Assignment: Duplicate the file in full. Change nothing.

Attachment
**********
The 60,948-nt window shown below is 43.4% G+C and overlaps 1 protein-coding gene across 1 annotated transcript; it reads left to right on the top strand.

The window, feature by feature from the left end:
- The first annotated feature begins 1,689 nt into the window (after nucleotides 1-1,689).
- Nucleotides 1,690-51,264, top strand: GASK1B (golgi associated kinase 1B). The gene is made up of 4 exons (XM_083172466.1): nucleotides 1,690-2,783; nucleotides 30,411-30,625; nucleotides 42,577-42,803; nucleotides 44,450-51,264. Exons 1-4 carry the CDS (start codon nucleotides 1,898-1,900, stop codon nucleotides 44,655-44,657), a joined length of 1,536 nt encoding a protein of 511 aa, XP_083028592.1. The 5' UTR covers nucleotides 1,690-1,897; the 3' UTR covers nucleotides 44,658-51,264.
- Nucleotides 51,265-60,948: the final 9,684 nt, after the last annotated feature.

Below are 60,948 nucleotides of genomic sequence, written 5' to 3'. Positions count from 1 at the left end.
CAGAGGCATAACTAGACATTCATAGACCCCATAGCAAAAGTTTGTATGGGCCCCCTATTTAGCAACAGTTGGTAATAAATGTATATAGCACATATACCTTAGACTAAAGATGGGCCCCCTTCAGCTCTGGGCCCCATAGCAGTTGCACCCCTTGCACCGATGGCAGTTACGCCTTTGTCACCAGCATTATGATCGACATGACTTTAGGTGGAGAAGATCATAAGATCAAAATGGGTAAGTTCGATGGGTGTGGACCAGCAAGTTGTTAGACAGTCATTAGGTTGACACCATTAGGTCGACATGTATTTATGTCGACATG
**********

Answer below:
The 60,948-nt window shown below is 43.4% G+C and overlaps 1 protein-coding gene across 1 annotated transcript; it reads left to right on the top strand.

The window, feature by feature from the left end:
- The first annotated feature begins 1,689 nt into the window (after nucleotides 1-1,689).
- Nucleotides 1,690-51,264, top strand: GASK1B (golgi associated kinase 1B). The gene is made up of 4 exons (XM_083172466.1): nucleotides 1,690-2,783; nucleotides 30,411-30,625; nucleotides 42,577-42,803; nucleotides 44,450-51,264. Exons 1-4 carry the CDS (start codon nucleotides 1,898-1,900, stop codon nucleotides 44,655-44,657), a joined length of 1,536 nt encoding a protein of 511 aa, XP_083028592.1. The 5' UTR covers nucleotides 1,690-1,897; the 3' UTR covers nucleotides 44,658-51,264.
- Nucleotides 51,265-60,948: the final 9,684 nt, after the last annotated feature.

Below are 60,948 nucleotides of genomic sequence, written 5' to 3'. Positions count from 1 at the left end.
CAGAGGCATAACTAGACATTCATAGACCCCATAGCAAAAGTTTGTATGGGCCCCCTATTTAGCAACAGTTGGTAATAAATGTATATAGCACATATACCTTAGACTAAAGATGGGCCCCCTTCAGCTCTGGGCCCCATAGCAGTTGCACCCCTTGCACCGATGGCAGTTACGCCTTTGTCACCAGCATTATGATCGACATGACTTTAGGTGGAGAAGATCATAAGATCAAAATGGGTAAGTTCGATGGGTGTGGACCAGCAAGTTGTTAGACAGTCATTAGGTTGACACCATTAGGTCGACATGTATTTATGTCGACATG